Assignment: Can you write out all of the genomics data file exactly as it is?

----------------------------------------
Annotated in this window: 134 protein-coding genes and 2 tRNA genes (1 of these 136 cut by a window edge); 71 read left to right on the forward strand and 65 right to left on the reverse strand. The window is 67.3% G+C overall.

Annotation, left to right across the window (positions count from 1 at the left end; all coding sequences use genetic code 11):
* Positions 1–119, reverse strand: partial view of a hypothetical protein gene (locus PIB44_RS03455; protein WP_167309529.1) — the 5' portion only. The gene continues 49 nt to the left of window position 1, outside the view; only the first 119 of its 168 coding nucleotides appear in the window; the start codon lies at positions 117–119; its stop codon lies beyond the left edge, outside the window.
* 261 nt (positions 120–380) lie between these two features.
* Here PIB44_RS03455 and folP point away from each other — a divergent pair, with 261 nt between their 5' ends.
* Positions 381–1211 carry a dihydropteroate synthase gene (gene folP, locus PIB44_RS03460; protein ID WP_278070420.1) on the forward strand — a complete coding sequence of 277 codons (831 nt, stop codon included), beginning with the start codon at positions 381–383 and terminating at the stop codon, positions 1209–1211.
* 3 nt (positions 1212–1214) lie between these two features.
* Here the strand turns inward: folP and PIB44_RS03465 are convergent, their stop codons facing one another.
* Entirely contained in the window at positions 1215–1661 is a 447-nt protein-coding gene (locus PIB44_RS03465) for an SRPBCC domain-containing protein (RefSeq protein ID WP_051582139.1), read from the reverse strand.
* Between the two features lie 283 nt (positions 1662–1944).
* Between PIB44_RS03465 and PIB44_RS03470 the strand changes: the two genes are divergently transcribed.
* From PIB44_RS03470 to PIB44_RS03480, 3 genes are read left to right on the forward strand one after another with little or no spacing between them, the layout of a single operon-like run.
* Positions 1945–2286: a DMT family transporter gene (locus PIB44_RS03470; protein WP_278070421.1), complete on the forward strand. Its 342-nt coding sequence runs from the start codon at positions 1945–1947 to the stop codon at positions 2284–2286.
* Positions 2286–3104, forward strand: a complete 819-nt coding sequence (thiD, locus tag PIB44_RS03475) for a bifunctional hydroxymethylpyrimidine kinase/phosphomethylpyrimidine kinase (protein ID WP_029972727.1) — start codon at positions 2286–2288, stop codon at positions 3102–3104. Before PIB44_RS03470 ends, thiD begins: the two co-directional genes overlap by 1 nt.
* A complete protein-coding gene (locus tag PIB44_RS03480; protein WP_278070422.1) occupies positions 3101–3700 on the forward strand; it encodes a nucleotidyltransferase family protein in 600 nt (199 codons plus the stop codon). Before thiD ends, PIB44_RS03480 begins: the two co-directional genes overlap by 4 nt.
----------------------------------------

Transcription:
Annotated in this window: 134 protein-coding genes and 2 tRNA genes (1 of these 136 cut by a window edge); 71 read left to right on the forward strand and 65 right to left on the reverse strand. The window is 67.3% G+C overall.

Annotation, left to right across the window (positions count from 1 at the left end; all coding sequences use genetic code 11):
* Positions 1–119, reverse strand: partial view of a hypothetical protein gene (locus PIB44_RS03455; protein WP_167309529.1) — the 5' portion only. The gene continues 49 nt to the left of window position 1, outside the view; only the first 119 of its 168 coding nucleotides appear in the window; the start codon lies at positions 117–119; its stop codon lies beyond the left edge, outside the window.
* 261 nt (positions 120–380) lie between these two features.
* Here PIB44_RS03455 and folP point away from each other — a divergent pair, with 261 nt between their 5' ends.
* Positions 381–1211 carry a dihydropteroate synthase gene (gene folP, locus PIB44_RS03460; protein ID WP_278070420.1) on the forward strand — a complete coding sequence of 277 codons (831 nt, stop codon included), beginning with the start codon at positions 381–383 and terminating at the stop codon, positions 1209–1211.
* 3 nt (positions 1212–1214) lie between these two features.
* Here the strand turns inward: folP and PIB44_RS03465 are convergent, their stop codons facing one another.
* Entirely contained in the window at positions 1215–1661 is a 447-nt protein-coding gene (locus PIB44_RS03465) for an SRPBCC domain-containing protein (RefSeq protein ID WP_051582139.1), read from the reverse strand.
* Between the two features lie 283 nt (positions 1662–1944).
* Between PIB44_RS03465 and PIB44_RS03470 the strand changes: the two genes are divergently transcribed.
* From PIB44_RS03470 to PIB44_RS03480, 3 genes are read left to right on the forward strand one after another with little or no spacing between them, the layout of a single operon-like run.
* Positions 1945–2286: a DMT family transporter gene (locus PIB44_RS03470; protein WP_278070421.1), complete on the forward strand. Its 342-nt coding sequence runs from the start codon at positions 1945–1947 to the stop codon at positions 2284–2286.
* Positions 2286–3104, forward strand: a complete 819-nt coding sequence (thiD, locus tag PIB44_RS03475) for a bifunctional hydroxymethylpyrimidine kinase/phosphomethylpyrimidine kinase (protein ID WP_029972727.1) — start codon at positions 2286–2288, stop codon at positions 3102–3104. Before PIB44_RS03470 ends, thiD begins: the two co-directional genes overlap by 1 nt.
* A complete protein-coding gene (locus tag PIB44_RS03480; protein WP_278070422.1) occupies positions 3101–3700 on the forward strand; it encodes a nucleotidyltransferase family protein in 600 nt (199 codons plus the stop codon). Before thiD ends, PIB44_RS03480 begins: the two co-directional genes overlap by 4 nt.